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Bulls blow chances

Everything was laid out for USF in its matchup with Jacksonville on Tuesday.

The Dolphins (5-1) gave the Bulls (2-2) plenty of chances to win but USF failed to score runs when it was given the opportunities and fell to Jacksonville 4-3.

Dolphins’ pitchers walked eight batters and had three balks, but the Bulls, who left 11 runners on base, couldn’t take advantage of Jacksonville’s miscues and, as a result, dropped the first of three scheduled games with Jacksonville.

“When we get our offense going the way we know it can get going, then this game will be a lot easier for us to win because we pitched it well enough to win it,” coach Eddie Cardieri said.

After giving the Dolphins four runs in the first two innings, sophomore Davis Bilardello (0-1), who made the start for USF, sophomore James Rowe, junior Yuri Higgins and senior Matt Ingram held Jacksonville scoreless the final seven innings.

The Bulls responded in the third inning, scoring two runs with two outs. After sophomore Joey Angelberger reached second base on an error and senior Brian Baisley was walked, Dolphins pitcher D.J. Ackley was called for a balk, allowing the runners to advance to second and third bases. Senior Kris Howell then hit a single to center field driving both base runners home.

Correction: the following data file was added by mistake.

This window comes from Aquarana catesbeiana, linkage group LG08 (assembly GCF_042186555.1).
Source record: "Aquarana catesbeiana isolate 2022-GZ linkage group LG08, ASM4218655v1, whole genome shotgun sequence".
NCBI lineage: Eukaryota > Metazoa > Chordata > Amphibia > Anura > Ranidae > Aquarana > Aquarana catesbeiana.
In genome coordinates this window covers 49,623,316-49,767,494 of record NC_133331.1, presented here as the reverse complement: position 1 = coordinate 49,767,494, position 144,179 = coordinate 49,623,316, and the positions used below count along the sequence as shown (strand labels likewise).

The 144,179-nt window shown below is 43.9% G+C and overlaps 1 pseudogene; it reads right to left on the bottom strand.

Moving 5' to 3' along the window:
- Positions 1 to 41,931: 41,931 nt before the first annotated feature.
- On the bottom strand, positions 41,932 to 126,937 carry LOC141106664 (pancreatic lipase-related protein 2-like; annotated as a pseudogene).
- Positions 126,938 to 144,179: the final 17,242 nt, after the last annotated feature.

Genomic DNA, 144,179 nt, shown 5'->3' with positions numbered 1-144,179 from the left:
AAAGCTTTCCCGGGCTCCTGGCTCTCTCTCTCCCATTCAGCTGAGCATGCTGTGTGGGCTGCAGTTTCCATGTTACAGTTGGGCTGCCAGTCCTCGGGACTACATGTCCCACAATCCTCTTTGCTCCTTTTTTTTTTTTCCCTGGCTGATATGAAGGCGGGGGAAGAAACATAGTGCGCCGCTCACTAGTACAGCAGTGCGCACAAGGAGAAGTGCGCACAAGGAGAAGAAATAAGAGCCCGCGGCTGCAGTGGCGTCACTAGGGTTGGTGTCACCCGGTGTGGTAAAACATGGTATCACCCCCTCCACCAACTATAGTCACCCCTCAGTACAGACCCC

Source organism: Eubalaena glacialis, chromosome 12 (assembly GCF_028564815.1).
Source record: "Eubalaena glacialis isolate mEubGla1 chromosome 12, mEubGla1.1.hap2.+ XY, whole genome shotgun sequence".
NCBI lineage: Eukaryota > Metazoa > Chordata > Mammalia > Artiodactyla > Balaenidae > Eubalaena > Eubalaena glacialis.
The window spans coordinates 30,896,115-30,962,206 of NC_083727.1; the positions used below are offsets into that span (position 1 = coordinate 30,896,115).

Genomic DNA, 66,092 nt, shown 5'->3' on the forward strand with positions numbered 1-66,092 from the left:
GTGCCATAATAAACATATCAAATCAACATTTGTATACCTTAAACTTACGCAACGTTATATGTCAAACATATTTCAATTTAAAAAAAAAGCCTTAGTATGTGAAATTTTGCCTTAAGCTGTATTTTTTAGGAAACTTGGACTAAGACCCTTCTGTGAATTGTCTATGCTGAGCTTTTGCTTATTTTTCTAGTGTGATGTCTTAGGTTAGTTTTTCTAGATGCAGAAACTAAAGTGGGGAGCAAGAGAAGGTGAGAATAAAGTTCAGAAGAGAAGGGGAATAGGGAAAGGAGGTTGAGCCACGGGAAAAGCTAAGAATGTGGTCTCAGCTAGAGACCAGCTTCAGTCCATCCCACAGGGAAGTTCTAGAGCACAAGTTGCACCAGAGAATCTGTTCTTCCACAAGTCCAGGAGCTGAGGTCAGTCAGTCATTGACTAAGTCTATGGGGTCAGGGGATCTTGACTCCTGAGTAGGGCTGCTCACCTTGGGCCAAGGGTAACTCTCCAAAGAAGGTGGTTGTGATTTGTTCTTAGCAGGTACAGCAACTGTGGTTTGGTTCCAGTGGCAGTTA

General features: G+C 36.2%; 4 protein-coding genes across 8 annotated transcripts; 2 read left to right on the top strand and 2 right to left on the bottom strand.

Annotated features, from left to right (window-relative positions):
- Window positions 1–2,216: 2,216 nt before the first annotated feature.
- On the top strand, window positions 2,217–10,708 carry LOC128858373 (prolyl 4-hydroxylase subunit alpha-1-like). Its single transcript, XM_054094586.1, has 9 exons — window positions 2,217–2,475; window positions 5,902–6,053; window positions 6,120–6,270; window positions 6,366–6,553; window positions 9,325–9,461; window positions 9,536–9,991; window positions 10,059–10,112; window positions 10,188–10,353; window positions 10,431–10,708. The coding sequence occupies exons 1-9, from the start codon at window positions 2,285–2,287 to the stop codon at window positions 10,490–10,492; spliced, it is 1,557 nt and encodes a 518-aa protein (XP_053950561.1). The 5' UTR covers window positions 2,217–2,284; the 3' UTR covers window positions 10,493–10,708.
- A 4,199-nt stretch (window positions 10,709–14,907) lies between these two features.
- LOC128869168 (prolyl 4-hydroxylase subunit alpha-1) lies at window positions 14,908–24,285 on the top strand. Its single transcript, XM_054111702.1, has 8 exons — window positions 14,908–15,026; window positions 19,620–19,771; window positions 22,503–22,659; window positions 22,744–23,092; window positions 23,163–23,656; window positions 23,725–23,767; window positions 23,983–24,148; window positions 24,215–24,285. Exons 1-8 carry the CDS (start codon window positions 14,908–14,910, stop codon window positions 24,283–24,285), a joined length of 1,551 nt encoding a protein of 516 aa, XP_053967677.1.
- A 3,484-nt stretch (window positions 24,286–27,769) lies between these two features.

But USF’s offense, which had eight of its 12 batters held hitless, including Angelberger, who is 0-for-15 in the first four games, was quiet for the next five innings as it only got two hits before the ninth inning.

“Well right now obviously our Achilles heel has been our hitting, and it’s a frustrating thing because we have guys that have been out in Division I and proven that they can hit. They had good years last year, and (they’re) getting off to a slow start. We just have to be patient with them because we know it’s going to come,” Cardieri said.

Going into the bottom of the ninth inning, the Bulls trailed 4-2, but with redshirt freshman Mike Consolmagno leading off with an infield single and junior Ty Taborelli and Angelberger drawing consecutive walks, they loaded the bases with no outs.

With a chance to tie it, Baisley came to the plate but hit into a double play, which allowed Consolmagno to score. But it wouldn’t be enough as Howell then grounded out to end the game.

“We’re sitting there with bases loaded and nobody out with 4 and 5 hitting, and that’s where you want to be, and it just didn’t work out for us,” Cardieri said.

Added Consolmagno, “I thought we were going to win the game. We had our No. 4 hitter, (and) even though we’re struggling, I thought he was going to step up real big.”